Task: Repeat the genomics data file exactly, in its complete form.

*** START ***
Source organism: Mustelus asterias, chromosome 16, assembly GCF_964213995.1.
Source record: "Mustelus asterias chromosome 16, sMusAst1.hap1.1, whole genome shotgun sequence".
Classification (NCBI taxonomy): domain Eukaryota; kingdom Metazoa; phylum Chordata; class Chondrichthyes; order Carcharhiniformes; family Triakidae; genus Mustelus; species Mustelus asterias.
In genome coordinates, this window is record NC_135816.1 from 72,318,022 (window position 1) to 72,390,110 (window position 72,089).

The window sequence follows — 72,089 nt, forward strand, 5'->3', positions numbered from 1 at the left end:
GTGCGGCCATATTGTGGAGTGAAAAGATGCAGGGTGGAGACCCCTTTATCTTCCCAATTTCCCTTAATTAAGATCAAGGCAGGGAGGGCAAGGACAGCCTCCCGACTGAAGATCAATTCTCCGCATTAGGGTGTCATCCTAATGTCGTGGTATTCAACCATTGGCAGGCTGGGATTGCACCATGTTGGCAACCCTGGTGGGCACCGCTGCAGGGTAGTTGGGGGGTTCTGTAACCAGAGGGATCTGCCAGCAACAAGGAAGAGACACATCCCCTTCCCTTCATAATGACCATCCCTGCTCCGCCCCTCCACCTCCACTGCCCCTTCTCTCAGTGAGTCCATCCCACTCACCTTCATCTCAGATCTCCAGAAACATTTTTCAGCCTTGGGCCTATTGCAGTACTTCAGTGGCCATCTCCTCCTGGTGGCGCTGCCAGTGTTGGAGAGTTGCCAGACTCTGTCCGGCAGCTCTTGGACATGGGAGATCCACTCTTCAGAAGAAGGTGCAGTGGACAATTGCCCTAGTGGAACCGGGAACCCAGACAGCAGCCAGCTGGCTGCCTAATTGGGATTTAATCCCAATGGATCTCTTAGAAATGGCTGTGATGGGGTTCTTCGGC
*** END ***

Source organism: Mustelus asterias, chromosome 16, assembly GCF_964213995.1.
Source record: "Mustelus asterias chromosome 16, sMusAst1.hap1.1, whole genome shotgun sequence".
Classification (NCBI taxonomy): domain Eukaryota; kingdom Metazoa; phylum Chordata; class Chondrichthyes; order Carcharhiniformes; family Triakidae; genus Mustelus; species Mustelus asterias.
In genome coordinates, this window is record NC_135816.1 from 72,318,022 (window position 1) to 72,390,110 (window position 72,089).

The window sequence follows — 72,089 nt, forward strand, 5'->3', positions numbered from 1 at the left end:
GTGCGGCCATATTGTGGAGTGAAAAGATGCAGGGTGGAGACCCCTTTATCTTCCCAATTTCCCTTAATTAAGATCAAGGCAGGGAGGGCAAGGACAGCCTCCCGACTGAAGATCAATTCTCCGCATTAGGGTGTCATCCTAATGTCGTGGTATTCAACCATTGGCAGGCTGGGATTGCACCATGTTGGCAACCCTGGTGGGCACCGCTGCAGGGTAGTTGGGGGGTTCTGTAACCAGAGGGATCTGCCAGCAACAAGGAAGAGACACATCCCCTTCCCTTCATAATGACCATCCCTGCTCCGCCCCTCCACCTCCACTGCCCCTTCTCTCAGTGAGTCCATCCCACTCACCTTCATCTCAGATCTCCAGAAACATTTTTCAGCCTTGGGCCTATTGCAGTACTTCAGTGGCCATCTCCTCCTGGTGGCGCTGCCAGTGTTGGAGAGTTGCCAGACTCTGTCCGGCAGCTCTTGGACATGGGAGATCCACTCTTCAGAAGAAGGTGCAGTGGACAATTGCCCTAGTGGAACCGGGAACCCAGACAGCAGCCAGCTGGCTGCCTAATTGGGATTTAATCCCAATGGATCTCTTAGAAATGGCTGTGATGGGGTTCTTCGGC